Outside Employment & Private Representations A District government employee shall not engage in any outside employment or other activity incompatible with the full and proper discharge of his or her duties and responsibilities, such as: Those that are reasonably likely to interfere with the employee’s ability to perform his or her job; Those which may impair the efficient operation of the District government. Using government time or resources for other than official business, or government approved or sponsored activities. Maintaining a financial or economic interest in or serving (with or without compensation) as an officer or director of an outside entity if there is any likelihood that such entity might be involved in an official government action or decision taken or recommended by the employee. Capitalizing on the employee’s official title or position. Divulging official government information to any unauthorized person. Serving in a representative capacity as an agent or attorney for any outside entity involving any matter before the District (except acting without compensation as an agent or attorney for another District employee who is the subject of a personnel action, if not inconsistent with the employee’s duties; and representing a parent, spouse, child, etc., in accordance with D.C. Rules of Professional Conduct & if not a matter in which the employee participated personally and substantially as a government employee). Engaging in any outside employment, private business activity, or other interest which is in violation of federal or District law. ■ 6B DCMR § 1807■
Outside Employment & Private Representations Divulging official government information to any unauthorized person. Social Media: It is very easy to disclose nonpublic information with one stray click, but nearly impossible to retrieve and delete that information once it is released. Serving in a representative capacity as an agent or attorney for any outside entity involving any matter before the District. Representation includes personally appearing before the District, submitting a document with your signature, making telephone calls or sending s to the District on your client’s behalf, etc. Permissible Exception: acting without compensation as an agent or attorney for another District employee who is the subject of a personnel action, if not inconsistent with the employee’s duties; and representing a parent, spouse, child, etc., in accordance with D.C. Rules of Professional Conduct & if not a matter in which the employee participated personally and substantially as a government employee. Engaging in any outside employment, private business activity, or other interest which is in violation of federal or District law.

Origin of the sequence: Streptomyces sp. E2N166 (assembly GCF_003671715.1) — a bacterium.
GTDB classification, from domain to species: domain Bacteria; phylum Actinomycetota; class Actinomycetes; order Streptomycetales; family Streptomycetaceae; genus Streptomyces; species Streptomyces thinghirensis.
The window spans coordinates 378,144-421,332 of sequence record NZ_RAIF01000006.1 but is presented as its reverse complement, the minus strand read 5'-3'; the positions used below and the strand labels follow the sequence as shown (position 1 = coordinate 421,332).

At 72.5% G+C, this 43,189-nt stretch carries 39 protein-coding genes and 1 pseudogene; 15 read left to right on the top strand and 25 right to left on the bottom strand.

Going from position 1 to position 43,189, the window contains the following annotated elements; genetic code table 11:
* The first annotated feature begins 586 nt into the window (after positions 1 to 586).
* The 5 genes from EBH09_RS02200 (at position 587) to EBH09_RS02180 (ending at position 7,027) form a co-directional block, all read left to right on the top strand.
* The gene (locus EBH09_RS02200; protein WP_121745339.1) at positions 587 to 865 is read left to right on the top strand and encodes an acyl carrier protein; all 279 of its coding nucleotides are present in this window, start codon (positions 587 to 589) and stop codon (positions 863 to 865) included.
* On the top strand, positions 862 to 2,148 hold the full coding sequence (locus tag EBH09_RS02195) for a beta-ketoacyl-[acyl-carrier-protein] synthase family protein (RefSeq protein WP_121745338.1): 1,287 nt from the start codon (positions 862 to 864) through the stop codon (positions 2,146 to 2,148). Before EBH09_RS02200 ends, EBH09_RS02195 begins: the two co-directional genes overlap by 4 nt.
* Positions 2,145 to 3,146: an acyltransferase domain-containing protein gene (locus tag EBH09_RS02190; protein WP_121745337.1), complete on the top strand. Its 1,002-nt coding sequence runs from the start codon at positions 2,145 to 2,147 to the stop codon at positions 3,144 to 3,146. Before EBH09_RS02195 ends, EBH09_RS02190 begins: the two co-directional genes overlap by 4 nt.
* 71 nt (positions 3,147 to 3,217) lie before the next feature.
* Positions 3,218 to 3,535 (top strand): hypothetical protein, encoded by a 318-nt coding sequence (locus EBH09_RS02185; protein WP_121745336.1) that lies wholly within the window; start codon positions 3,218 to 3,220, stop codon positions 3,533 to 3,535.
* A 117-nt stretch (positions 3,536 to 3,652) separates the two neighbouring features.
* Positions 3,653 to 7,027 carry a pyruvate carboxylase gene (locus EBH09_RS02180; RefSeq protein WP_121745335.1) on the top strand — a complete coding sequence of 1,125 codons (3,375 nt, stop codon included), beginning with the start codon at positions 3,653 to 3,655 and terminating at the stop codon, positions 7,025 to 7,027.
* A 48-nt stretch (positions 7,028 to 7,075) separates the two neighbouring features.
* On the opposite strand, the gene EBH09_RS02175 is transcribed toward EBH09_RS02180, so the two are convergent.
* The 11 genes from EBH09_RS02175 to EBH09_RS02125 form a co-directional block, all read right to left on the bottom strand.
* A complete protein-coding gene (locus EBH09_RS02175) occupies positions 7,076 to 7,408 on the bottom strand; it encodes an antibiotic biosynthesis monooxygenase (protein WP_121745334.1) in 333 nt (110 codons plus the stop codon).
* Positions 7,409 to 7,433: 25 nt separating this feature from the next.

Teaching, Writing & Speaking Generally permitted if outside regular working hours or while on leave Waivable ban on using nonpublic information If paid, then can’t be devoted substantially to: Your job Your agency Information obtained from your government employment Social Media: Keep these restrictions in mind in the context of social media as well. If someone wants to pay you to write a guest post for their blog about any of the topics noted above, that could be a violation of the Code of Conduct. You may also get paid advertising offers if you maintain a personal blog of your own, due to your District employment. You can list your position or title on your blog, but only as one of several biographical details, and your blog should include a disclaimer that the views represent your personal views and not those of the District or your agency. ■ 6B DCMR §§ – ■
Test Your Knowledge Question: I am a District government employee who also owns a house cleaning business. My business is called “District Cleaners” and I use the D.C. Flag on the flyer. I don’t identify my position with the District government on the flyer, but I do identify myself as a District government employee. Have I violated the outside employment restrictions? Answer: Yes.
Test Your Knowledge Question: I am a District government employee who has a second job as an overnight security guard. After working an overnight shift, I am only able to sleep for one or two hours before I am scheduled at my District government job. Sometimes I doze off at my desk during my tour of duty for the District due to lack of sleep. Does this outside activity violate the outside activity restrictions? Answer: Yes.